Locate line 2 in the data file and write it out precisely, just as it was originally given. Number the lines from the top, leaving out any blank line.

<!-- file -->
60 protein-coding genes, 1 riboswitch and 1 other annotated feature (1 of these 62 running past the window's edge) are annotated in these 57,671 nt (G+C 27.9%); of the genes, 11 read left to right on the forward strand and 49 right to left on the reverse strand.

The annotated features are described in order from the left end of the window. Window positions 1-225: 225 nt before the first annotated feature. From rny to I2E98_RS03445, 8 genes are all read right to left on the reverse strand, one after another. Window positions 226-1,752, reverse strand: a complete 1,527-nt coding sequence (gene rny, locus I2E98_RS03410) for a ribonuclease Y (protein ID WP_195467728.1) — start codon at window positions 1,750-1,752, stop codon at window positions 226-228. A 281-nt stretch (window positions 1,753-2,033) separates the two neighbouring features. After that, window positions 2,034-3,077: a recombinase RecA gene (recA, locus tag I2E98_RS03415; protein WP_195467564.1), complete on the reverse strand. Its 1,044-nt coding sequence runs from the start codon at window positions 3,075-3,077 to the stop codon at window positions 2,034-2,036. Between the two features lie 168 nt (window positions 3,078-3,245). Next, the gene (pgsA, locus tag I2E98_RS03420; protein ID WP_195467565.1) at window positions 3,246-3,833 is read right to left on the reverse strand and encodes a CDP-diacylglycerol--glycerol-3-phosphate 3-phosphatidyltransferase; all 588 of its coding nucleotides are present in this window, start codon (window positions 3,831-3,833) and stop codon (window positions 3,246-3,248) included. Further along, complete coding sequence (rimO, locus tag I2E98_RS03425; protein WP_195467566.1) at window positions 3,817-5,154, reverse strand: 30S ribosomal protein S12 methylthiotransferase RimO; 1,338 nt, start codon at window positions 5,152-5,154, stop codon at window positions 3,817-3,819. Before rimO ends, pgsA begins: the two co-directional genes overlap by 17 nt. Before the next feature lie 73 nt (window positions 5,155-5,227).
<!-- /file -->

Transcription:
The annotated features are described in order from the left end of the window. Window positions 1-225: 225 nt before the first annotated feature. From rny to I2E98_RS03445, 8 genes are all read right to left on the reverse strand, one after another. Window positions 226-1,752, reverse strand: a complete 1,527-nt coding sequence (gene rny, locus I2E98_RS03410) for a ribonuclease Y (protein ID WP_195467728.1) — start codon at window positions 1,750-1,752, stop codon at window positions 226-228. A 281-nt stretch (window positions 1,753-2,033) separates the two neighbouring features. After that, window positions 2,034-3,077: a recombinase RecA gene (recA, locus tag I2E98_RS03415; protein WP_195467564.1), complete on the reverse strand. Its 1,044-nt coding sequence runs from the start codon at window positions 3,075-3,077 to the stop codon at window positions 2,034-2,036. Between the two features lie 168 nt (window positions 3,078-3,245). Next, the gene (pgsA, locus tag I2E98_RS03420; protein ID WP_195467565.1) at window positions 3,246-3,833 is read right to left on the reverse strand and encodes a CDP-diacylglycerol--glycerol-3-phosphate 3-phosphatidyltransferase; all 588 of its coding nucleotides are present in this window, start codon (window positions 3,831-3,833) and stop codon (window positions 3,246-3,248) included. Further along, complete coding sequence (rimO, locus tag I2E98_RS03425; protein WP_195467566.1) at window positions 3,817-5,154, reverse strand: 30S ribosomal protein S12 methylthiotransferase RimO; 1,338 nt, start codon at window positions 5,152-5,154, stop codon at window positions 3,817-3,819. Before rimO ends, pgsA begins: the two co-directional genes overlap by 17 nt. Before the next feature lie 73 nt (window positions 5,155-5,227).